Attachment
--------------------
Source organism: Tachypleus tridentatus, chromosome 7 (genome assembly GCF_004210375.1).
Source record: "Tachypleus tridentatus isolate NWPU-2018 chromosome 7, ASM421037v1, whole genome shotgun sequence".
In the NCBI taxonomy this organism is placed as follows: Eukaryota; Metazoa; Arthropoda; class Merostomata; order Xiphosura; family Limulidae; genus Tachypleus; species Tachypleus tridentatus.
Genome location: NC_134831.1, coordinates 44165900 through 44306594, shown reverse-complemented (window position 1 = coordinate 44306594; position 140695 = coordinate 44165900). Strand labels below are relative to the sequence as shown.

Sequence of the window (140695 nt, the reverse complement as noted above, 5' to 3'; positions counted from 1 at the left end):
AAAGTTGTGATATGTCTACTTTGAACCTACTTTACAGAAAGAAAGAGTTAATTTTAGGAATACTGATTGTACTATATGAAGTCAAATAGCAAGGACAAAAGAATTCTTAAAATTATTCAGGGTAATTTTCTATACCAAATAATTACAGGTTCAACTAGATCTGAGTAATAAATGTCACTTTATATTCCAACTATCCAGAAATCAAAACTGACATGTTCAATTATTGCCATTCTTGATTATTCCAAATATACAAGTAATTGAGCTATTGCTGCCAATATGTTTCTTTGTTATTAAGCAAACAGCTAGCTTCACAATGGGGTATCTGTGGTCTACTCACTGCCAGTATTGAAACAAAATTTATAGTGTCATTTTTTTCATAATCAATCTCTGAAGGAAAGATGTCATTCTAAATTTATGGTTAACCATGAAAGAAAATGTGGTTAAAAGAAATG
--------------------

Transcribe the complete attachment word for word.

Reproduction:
Source organism: Tachypleus tridentatus, chromosome 7 (genome assembly GCF_004210375.1).
Source record: "Tachypleus tridentatus isolate NWPU-2018 chromosome 7, ASM421037v1, whole genome shotgun sequence".
In the NCBI taxonomy this organism is placed as follows: Eukaryota; Metazoa; Arthropoda; class Merostomata; order Xiphosura; family Limulidae; genus Tachypleus; species Tachypleus tridentatus.
Genome location: NC_134831.1, coordinates 44165900 through 44306594, shown reverse-complemented (window position 1 = coordinate 44306594; position 140695 = coordinate 44165900). Strand labels below are relative to the sequence as shown.

Sequence of the window (140695 nt, the reverse complement as noted above, 5' to 3'; positions counted from 1 at the left end):
AAAGTTGTGATATGTCTACTTTGAACCTACTTTACAGAAAGAAAGAGTTAATTTTAGGAATACTGATTGTACTATATGAAGTCAAATAGCAAGGACAAAAGAATTCTTAAAATTATTCAGGGTAATTTTCTATACCAAATAATTACAGGTTCAACTAGATCTGAGTAATAAATGTCACTTTATATTCCAACTATCCAGAAATCAAAACTGACATGTTCAATTATTGCCATTCTTGATTATTCCAAATATACAAGTAATTGAGCTATTGCTGCCAATATGTTTCTTTGTTATTAAGCAAACAGCTAGCTTCACAATGGGGTATCTGTGGTCTACTCACTGCCAGTATTGAAACAAAATTTATAGTGTCATTTTTTTCATAATCAATCTCTGAAGGAAAGATGTCATTCTAAATTTATGGTTAACCATGAAAGAAAATGTGGTTAAAAGAAATG